Benefits of creating an action plan when setting goals
Updated: Sep 4, 2020
Importance of identifying goals
Goal setting is imperative to the coaching process because it gives you something tangible to work with. Saying which goals you want to achieve may sound easy to identify but I would facilitate a conversation looking at what could block you from achieving your goals, such as perfectionism.
Perfectionism could stop you from not trying out something new if you think you are going to fail, so better not to try and fail, than try and fail, as a result you are sabotaging your own success before you have even tried (Neenan M & Palmer S, 2012).
How do you do it?
There are several major themes in models of contextual coaching, one of them being you and I working collaboratively together. Secondly, through using cognitive models you would be able to identify what your most problematic emotion is and match it to your core thinking / beliefs.
Moreover, a person needs to acknowledge they have a problem and become accountable to themselves for it. The focus should be a specific problem because it makes it more realistic for change. Goals that are being set should be as close to your interests and values for higher success and consistent motivation to continue. (Neenan M & Dryden W, 2014).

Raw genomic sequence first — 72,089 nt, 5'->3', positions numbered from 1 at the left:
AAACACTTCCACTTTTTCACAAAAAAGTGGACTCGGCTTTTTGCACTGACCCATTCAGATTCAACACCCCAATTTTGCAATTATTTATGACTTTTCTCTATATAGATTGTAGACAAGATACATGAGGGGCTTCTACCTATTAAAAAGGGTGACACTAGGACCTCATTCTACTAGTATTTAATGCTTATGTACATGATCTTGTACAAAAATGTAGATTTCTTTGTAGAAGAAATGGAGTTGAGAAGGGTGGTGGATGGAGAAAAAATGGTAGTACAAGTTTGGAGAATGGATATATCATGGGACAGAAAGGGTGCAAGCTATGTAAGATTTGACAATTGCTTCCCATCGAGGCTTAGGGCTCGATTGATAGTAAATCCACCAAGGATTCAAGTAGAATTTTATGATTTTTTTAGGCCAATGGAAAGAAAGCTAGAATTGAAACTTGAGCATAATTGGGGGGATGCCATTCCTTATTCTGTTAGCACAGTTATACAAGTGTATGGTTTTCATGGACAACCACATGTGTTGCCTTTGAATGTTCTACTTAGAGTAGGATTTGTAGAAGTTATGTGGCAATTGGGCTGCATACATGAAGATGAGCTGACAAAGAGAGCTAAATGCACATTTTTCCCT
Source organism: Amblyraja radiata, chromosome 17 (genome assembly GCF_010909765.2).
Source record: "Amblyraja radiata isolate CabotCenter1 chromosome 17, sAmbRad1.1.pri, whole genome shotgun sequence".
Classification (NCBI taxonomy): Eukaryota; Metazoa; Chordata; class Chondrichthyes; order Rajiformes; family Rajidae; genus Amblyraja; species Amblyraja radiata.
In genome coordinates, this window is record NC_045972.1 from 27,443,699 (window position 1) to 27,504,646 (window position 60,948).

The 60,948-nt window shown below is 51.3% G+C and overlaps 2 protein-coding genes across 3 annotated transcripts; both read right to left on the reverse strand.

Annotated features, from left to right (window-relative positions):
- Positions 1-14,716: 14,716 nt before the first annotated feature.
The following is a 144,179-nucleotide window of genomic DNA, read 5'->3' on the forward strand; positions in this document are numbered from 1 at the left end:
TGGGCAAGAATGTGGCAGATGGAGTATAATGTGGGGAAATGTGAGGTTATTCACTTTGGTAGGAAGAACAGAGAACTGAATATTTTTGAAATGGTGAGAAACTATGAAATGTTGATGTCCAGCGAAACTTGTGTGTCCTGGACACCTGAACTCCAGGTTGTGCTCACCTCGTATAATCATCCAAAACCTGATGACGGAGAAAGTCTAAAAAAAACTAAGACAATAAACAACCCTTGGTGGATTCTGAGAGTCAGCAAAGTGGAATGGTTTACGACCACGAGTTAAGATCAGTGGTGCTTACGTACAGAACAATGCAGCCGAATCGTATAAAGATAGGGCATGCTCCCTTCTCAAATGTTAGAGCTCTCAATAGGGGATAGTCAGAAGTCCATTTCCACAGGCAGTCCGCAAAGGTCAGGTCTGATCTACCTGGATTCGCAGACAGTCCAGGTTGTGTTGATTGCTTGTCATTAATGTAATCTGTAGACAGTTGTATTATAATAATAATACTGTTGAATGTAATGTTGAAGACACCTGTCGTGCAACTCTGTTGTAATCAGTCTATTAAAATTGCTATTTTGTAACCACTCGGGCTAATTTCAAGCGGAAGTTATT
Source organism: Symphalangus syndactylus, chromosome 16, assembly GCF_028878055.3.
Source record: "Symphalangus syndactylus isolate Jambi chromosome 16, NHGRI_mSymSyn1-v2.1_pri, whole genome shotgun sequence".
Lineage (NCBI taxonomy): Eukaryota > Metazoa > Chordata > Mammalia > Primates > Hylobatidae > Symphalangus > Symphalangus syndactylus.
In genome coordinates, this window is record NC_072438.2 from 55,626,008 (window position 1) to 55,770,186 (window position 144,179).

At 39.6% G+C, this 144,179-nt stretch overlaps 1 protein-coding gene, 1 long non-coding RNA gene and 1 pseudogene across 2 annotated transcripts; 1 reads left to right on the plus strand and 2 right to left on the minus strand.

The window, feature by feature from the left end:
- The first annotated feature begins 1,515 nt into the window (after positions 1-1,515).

How are goals maintained?
From this active conversation, an action plan flows from a coaching assessment by me facilitating a conversation with you to identify goals that are tangible and you can measure them by. As said previously, it is important that these goals are aligned with your values and interests for the goals to be successful (Neenan M & Dryden W, 2014). In addition, we would look at how realistic they are to achieve, in other words is the goal within your control or are you dependent on other people’s behaviour changing (Neenan M & Dryden W, 2014). At the beginning of each session, we would evaluate how you got on previously and continue your action plan with next steps.
Take care, Paula
Read our other pages on: criticism; coaching; managing expectations; reducing stress; procrastination
Neenan M & Palmer S, 2012. Cognitive Behavioural Coaching in Practice: An Evidence Based Approach. Routledge: Hove
Neenan M & Dryden W, 2014. Life Coaching: A cognitive behavioural approach. Routledge: Hove
Neenan M & Dryden W, 2014. Life Coaching: A cognitive behavioural approach, Chapter 3, Overcoming procrastination, pg. 38. Routledge: Hove